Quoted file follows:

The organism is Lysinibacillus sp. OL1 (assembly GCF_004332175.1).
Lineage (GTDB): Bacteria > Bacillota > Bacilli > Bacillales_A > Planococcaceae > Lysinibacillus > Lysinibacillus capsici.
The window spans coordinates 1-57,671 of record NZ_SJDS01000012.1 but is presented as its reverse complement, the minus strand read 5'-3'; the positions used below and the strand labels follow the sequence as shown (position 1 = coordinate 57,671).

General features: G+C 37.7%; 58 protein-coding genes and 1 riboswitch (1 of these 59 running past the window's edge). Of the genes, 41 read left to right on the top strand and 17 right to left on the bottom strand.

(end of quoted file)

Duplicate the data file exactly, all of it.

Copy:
The organism is Lysinibacillus sp. OL1 (assembly GCF_004332175.1).
Lineage (GTDB): Bacteria > Bacillota > Bacilli > Bacillales_A > Planococcaceae > Lysinibacillus > Lysinibacillus capsici.
The window spans coordinates 1-57,671 of record NZ_SJDS01000012.1 but is presented as its reverse complement, the minus strand read 5'-3'; the positions used below and the strand labels follow the sequence as shown (position 1 = coordinate 57,671).

General features: G+C 37.7%; 58 protein-coding genes and 1 riboswitch (1 of these 59 running past the window's edge). Of the genes, 41 read left to right on the top strand and 17 right to left on the bottom strand.